United States District Court, D. Arizona
DAVID CAMPBELL, District Judge.
Defendants are charged with conspiracy to commit aggravated sexual abuse, sexual abuse, and abusive sexual contact in violation of 18 U.S.C. §§ 371, 2241(b)(1), 2242(2)(B), 2244(a)(2), and 3261(a)(1); sexual abuse in violation of 18 U.S.C. §§ 2242(2)(B), 2246(2), 3261(a)(1), and 2; and abusive sexual contact in violation of 18 U.S.C. §§ 2244(a)(2), 2246(3), 3261(a)(1), and 2. Doc. 3. The charges arise from the alleged sexual assault of a female minor on October 19, 2013, in Germany.
Defendant Martin has filed a motion to suppress electronic messages obtained by search warrants from Facebook and Twitter. Doc. 69. Defendant Heikkila has joined the motion. Doc. 88. The government has filed a response. Doc. 95. At an evidentiary hearing held on other motions on July 17, 2015, the parties agreed that the Court could rule on the motion without further briefing or argument.
I. Staleness of the Search Warrant Affidavits.
Shortly after the alleged assault in October of 2013, Army criminal investigators spoke with the victim and obtained Twitter information from her telephone. Defendants were interviewed by investigators on November 6, 2013, and admitted their involvement in the events of October 19th, including their sexual conduct with the victim. Defendant Martin was interviewed again briefly on November 8, 2015, and Defendant Heikkila on November 17, 2013.
On November 25, 2013, investigators submitted a preservation request pursuant to 18 U.S.C. § 2703(f) to Facebook for Martin's account. Facebook confirmed that it would preserve communications in the account for 90 days. Doc. 95-1. On December 4, 2013, investigators submitted a preservation request to Twitter for Martin's and Heikkila's accounts. Twitter confirmed that it would preserve the account data for 90 days. Doc. 95-3. On February 6, 2014, within the 90-day preservation period, Magistrate Judge Alan Kay of the United States District Court for the District of Columbia issued search warrants for the contents of Martin's Facebook account and both Defendants' Twitter accounts.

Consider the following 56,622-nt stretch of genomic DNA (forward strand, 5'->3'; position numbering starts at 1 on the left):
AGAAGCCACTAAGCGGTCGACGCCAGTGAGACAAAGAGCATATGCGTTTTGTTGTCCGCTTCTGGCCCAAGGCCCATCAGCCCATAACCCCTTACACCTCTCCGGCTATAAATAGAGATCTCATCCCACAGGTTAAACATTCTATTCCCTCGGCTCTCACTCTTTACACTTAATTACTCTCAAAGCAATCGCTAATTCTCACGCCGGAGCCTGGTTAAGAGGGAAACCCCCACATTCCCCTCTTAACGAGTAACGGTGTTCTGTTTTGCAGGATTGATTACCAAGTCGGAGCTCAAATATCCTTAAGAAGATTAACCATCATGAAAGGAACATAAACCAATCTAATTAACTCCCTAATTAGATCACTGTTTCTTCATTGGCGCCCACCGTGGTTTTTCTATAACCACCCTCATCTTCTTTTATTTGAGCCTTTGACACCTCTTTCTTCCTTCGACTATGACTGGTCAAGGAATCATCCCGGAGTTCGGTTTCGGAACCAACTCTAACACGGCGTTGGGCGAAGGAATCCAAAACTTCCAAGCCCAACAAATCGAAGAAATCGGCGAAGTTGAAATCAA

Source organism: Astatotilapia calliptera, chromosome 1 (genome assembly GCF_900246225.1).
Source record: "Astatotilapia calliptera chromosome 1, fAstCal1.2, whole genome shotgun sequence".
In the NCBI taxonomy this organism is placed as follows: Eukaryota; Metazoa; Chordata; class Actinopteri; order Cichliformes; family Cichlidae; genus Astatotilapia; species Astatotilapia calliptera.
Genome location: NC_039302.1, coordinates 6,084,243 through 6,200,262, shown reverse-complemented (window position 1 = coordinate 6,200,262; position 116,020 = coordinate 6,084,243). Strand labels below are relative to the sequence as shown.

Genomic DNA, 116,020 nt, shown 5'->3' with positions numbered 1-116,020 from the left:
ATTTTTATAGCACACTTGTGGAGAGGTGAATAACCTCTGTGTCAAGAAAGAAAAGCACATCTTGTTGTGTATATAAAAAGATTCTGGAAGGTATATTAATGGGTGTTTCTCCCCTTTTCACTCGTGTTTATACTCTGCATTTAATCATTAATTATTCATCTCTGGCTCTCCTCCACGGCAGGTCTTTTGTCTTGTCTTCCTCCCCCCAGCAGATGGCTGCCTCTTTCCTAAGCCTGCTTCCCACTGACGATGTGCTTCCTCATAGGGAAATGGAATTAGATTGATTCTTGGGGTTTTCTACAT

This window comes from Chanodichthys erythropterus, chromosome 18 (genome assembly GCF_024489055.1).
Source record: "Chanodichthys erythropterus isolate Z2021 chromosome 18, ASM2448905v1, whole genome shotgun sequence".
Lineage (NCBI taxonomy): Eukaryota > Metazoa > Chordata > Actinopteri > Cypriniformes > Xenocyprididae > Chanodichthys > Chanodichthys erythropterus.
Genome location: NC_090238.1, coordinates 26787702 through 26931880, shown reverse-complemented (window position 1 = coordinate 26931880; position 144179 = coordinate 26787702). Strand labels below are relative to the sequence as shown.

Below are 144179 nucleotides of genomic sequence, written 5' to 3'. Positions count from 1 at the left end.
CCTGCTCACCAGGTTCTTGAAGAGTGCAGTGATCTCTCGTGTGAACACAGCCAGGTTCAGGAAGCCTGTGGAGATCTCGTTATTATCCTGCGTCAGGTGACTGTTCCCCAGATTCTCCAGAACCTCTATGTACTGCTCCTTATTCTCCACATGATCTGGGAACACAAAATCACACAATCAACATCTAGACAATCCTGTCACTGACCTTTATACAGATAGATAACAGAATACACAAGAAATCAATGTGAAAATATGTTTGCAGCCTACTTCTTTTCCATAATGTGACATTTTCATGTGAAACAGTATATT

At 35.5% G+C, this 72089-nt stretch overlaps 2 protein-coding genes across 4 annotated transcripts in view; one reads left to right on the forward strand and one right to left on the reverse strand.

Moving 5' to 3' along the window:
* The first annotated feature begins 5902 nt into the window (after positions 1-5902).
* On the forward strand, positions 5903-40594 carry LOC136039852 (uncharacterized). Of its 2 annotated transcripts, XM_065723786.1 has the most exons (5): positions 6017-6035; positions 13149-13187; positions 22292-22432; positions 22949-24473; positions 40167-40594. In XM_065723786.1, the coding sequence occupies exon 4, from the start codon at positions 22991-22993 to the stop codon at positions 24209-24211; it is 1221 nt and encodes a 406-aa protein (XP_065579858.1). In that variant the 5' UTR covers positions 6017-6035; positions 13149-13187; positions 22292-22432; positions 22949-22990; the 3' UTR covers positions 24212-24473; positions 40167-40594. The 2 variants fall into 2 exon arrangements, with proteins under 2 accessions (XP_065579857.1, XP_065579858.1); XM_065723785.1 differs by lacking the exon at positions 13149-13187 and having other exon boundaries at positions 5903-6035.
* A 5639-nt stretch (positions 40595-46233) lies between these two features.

Upon reviewing the content of Martin's Facebook account and finding many communications with Heikkila regarding the alleged assault, agents sent a preservation request to Facebook for Heikkila's account on March 4, 2014. Facebook confirmed that it would preserve data in the account for 90 days. Doc. 95-7 at 46. On May 6, 2014, within the 90-day preservation period, Magistrate Judge Michelle Burns of this Court issued a search warrant for the contents of Heikkila's Facebook account.
Defendants argue that the information contained in the search warrant affidavits was stale by the time warrants were sought. They note that the assault is alleged to have occurred on October 19, 2013, and yet warrants were not sought until February 6 and May 6, 2014. Defendants' motion essentially argues that the magistrate judges could not reasonably have found probable cause to believe that relevant evidence would remain in the accounts so long after the event at issue.
A. Legal Standards.